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The True Iskolar ng Bayan

Fellow blogger Jester asked me my thoughts about this comment in one of his recent blog entries. Here’s what I posted on his site as a reply:

It’s true though that most companies prefer graduates from the top schools. Contrary to one of the posts by our favorite new era boy, the university/college is something the prospective employers really look at. Graduating from these institutions is an advantage. I should know because when we screen applicants in my company, it’s one of the first things we look at. Yes, it sucks but it’s a fact of life that we should stop denying.

BUT Elsie’s comment was an exaggeration. Although I know of a certain major company that only hires graduates from UP, Ateneo and Mapua, I have yet to encounter a company or an employer who would blindly choose a mere UP graduate over other more “awarded” applicants. First of all, graduating from a good school may help put in a good foot forward but it’s not the end all. Most job applications go through a scientific process–we have IQ/psych exams, get interviewed and go through the usual six months probationary period.

My company had to “let go” of a UP graduate just recently because of her attitude problem. All of us, her immediate superiors, are UP graduates but school “loyalty” or whatever you call it didn’t come into the picture during her appraisal. Graduating from a good school isn’t enough. A person has to prove that he has the skill for the job AND the right attitude that comes along with it.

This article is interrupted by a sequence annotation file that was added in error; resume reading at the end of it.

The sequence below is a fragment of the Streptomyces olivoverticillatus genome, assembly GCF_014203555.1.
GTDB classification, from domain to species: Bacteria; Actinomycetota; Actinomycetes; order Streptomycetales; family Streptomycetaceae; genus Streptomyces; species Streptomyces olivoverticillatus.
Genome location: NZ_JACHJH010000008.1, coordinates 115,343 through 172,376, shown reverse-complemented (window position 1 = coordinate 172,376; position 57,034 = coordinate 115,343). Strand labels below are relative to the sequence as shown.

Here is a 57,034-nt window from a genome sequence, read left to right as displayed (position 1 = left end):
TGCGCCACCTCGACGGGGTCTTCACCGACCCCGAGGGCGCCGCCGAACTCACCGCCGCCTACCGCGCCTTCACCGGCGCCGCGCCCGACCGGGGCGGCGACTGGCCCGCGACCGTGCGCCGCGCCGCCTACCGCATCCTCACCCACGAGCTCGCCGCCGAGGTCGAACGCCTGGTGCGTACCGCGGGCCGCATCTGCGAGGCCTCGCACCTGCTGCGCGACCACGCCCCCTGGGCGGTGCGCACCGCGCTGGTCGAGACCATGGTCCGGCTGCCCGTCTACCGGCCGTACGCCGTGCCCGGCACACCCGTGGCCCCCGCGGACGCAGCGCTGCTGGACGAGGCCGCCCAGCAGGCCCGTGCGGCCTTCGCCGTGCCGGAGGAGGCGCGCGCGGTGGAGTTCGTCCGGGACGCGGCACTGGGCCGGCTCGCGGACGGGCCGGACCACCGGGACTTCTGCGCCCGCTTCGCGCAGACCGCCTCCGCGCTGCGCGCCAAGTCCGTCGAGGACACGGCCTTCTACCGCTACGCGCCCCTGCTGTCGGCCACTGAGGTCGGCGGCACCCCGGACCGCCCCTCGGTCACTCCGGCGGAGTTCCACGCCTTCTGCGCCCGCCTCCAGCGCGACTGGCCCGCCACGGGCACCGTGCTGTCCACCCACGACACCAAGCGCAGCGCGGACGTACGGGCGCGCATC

The problem I have with some UP graduates is that most of us leave UP with a huge chip on our shoulders. We’re just so “proud” of the fact that we came from UP. I think what some of your readers failed to see in your previous post is that being a graduate of UP doesn’t necessarily make one deserving of the monicker “Iskolar ng Bayan”. The real test is in the real world so to speak–when you get tested in the waters and survive. Alumni sometimes forget that we don’t really have bragging rights–we actually owe the country our education and we are burdened to give back something to it.

It’s a noble cause but I always believed this is what UP really stood for.

Sorry if it’s a bit long. I just had my morning coffee. 🙂

I have a 50-50 stand regarding UP’s tuition fee increase. Part of me balked at the idea that students now have to pay 300 times more than the amount I used to when I was an undergrad. As a National University, it seems unthinkable. On the other hand, I look at my beloved school and see the facilities that need work–it can’t be denied that UP is in need of major upgrades. We are losing good faculty to other schools who can afford to give them better salaries. Teaching may be a vocation but professors are people too–they need to survive. If the government is unwilling and unable to increase UP’s subsidy then the Board of Regents probably had no choice.

The tuition fee increase is seen by some as enough reason for UP students and alumni to stop calling ourselves Iskos and Iskas (a less than average blogger actually sparked a controversy by resorting to flamebaiting. Honestly, how desperate is he for hits?!?).  The staunch defenders of UP rose to the occasion–some tried to debate intelligently while others resorted to insults and name-calling.  Emotional outbursts aside, the most common defense was that UP, despite the exorbitant tuition fee increase, is still subsidized by the government which therefore still makes it fair for UP students to use the monicker “Iskolar ng Bayan”.

If we simply want to reply to new era boy’s rather shallow arguments, then I guess that would suffice.